University of Kansas

Kansas’ Bill Self: It’s ‘too early’ to look at the Big 12 race

Kansas coach Bill Self talks to his squad during a break in the action during the second half of Tuesday night's game at Allen Fieldhouse in Lawrence, Kans. KU won, 67-57.
Kansas coach Bill Self talks to his squad during a break in the action during the second half of Tuesday night's game at Allen Fieldhouse in Lawrence, Kans. KU won, 67-57. The Kansas City Star

For the moment, Kansas is just 16 percent through its Big 12 men’s basketball schedule, which might make any discussion of the conference title race a little premature.

But the ninth-ranked Jayhawks, 14-2 overall and 3-0 in the Big 12, are the only unbeaten in the conference after No. 11 Iowa State’s 74-73 loss at No. 22 Baylor on Wednesday. Kansas, of course, will also travel to Iowa State for an 8 p.m. matchup on Saturday, a showdown that will anchor ESPN’s “College GameDay” coverage.

So as Kansas coach Bill Self met with reporters at Allen Fieldhouse on Thursday morning, the subject of the Jayhawks’ place back atop the conference was an obvious place to begin.

“It’s too early to get excited or down about where you are in the Big 12 race,” Self countered. “Because if you look at the game Saturday, every game is going to impact that race.”

Indeed. Iowa State dropped to 12-3 overall and 2-1 in the Big 12 after the loss to Baylor in Waco, Texas. But the Cyclones can climb back into a tie with Kansas with a victory on Saturday. West Virginia and K-State are also 3-1 in the Big 12, and Kansas, meanwhile, will have a chance to move two games ahead of Iowa State before returning home to face No. 19 Oklahoma, 11-5 and 2-2, on Big Monday.

“We’re not really checking the standings,” Kansas sophomore Wayne Selden said. “But we see what’s happening around the conference. We’re just really focused on ourselves, though.”

In the past, Self has generally waited until about halfway through the conference season to pore over the schedule and standings. But this season, he says, feels slightly different. Instead of zeroing in on a handful of pivotal matchups on the schedule, every game feels like something that could swing the standings.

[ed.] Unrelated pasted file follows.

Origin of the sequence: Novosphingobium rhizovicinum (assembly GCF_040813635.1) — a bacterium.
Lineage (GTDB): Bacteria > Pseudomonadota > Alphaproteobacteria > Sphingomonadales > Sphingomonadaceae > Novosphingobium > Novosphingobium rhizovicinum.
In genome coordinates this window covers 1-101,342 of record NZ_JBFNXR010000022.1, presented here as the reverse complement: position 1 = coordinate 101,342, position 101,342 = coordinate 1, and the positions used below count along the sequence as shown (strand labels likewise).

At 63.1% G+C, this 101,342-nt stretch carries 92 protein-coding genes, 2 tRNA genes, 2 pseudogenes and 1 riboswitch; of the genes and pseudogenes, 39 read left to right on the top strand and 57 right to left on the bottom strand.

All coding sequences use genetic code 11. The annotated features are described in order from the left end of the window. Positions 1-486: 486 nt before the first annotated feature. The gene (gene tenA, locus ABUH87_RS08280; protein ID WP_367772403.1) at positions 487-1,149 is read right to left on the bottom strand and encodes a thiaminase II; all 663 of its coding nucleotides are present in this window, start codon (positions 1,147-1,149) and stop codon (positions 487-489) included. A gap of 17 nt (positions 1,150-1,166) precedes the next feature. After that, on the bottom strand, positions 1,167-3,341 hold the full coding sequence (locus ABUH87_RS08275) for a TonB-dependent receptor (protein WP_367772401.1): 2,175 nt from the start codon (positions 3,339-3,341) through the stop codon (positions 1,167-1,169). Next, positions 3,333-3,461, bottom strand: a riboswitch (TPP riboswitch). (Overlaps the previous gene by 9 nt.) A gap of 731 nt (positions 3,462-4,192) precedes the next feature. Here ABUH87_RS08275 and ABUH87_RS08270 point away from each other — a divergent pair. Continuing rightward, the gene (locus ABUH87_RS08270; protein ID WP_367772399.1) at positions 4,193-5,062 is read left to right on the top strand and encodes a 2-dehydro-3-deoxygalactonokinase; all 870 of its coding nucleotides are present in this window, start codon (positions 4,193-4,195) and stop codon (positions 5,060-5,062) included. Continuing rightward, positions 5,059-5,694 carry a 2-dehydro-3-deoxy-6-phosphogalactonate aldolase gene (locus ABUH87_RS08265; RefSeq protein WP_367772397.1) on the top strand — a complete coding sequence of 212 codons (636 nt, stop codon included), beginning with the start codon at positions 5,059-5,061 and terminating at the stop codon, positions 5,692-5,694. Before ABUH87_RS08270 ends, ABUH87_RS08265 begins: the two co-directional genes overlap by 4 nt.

“(It’s like) who does Iowa State play next? Who does Texas play next? Who does Kansas play next?” Self said. “Because every game is a losable game. Obviously, it would be huge for us to get another win on the road. But it would be way premature to think that that would be, ‘OK, anyone’s in the driver’s seat so far,’ because it’s way too early for anybody to feel that way.”

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‘GameDay’ in town

Self said Thursday that he was looking forward to playing in a primetime game with ESPN’s “College GameDay“ crew in the building. ESPN’s flagship college basketball show will be in town to broadcast from Ames, Iowa, all day on Saturday, bringing its usual circus of shows and pregame material.

“(It’s) an infomercial for your program and for your school, which is a 24-hour infomercial, which is great,” Self said. “But it would be good for our guys to play in that type of environment.”

Kansas is 29-19 at Hilton Coliseum, but the Jayhawks have been dominant at Iowa State in recent years. Kansas has won two straight and nine of the last 10 at Hilton, which has historically featured one of the most rabid home crowds in college basketball.

“It was really hostile (last season),” Selden said. “I liked it a lot, though. It was really intense.”

Selden praises Niang

If Kansas’ coaches require help on scouting Iowa State’s leading scorer, Selden might be able to help. Selden, a native of Roxbury, Mass., was high school teammates with Iowa State’s Georges Niang at the Tilton School in Tilton, N.H.

Niang, a 6-foot-8 junior forward, has grown into one of the Big 12’s best players, averaging 14.9 points and 5.5 rebounds per game. Niang, a matchup nightmare, can bomb away from deep, while also taking bigger forwards off the dribble.

“He can really stretch the defense, and he has a real great touch inside,” Selden said. “He can put it on the floor every now and again. So it’s really just being able to guard him and help behind the ball.”

Selden said Niang was the best player he played with before Kansas, which is high praise considering Kentucky center and eventual lottery pick Nerlens Noel also played with both players at Tilton. When asked about Noel, Selden stuck with his original thought on Niang.

“Best player I ever played with until I got here,” Selden said.

To reach Rustin Dodd, call 816-234-4937 or send email to Follow him on Twitter: @rustindodd.

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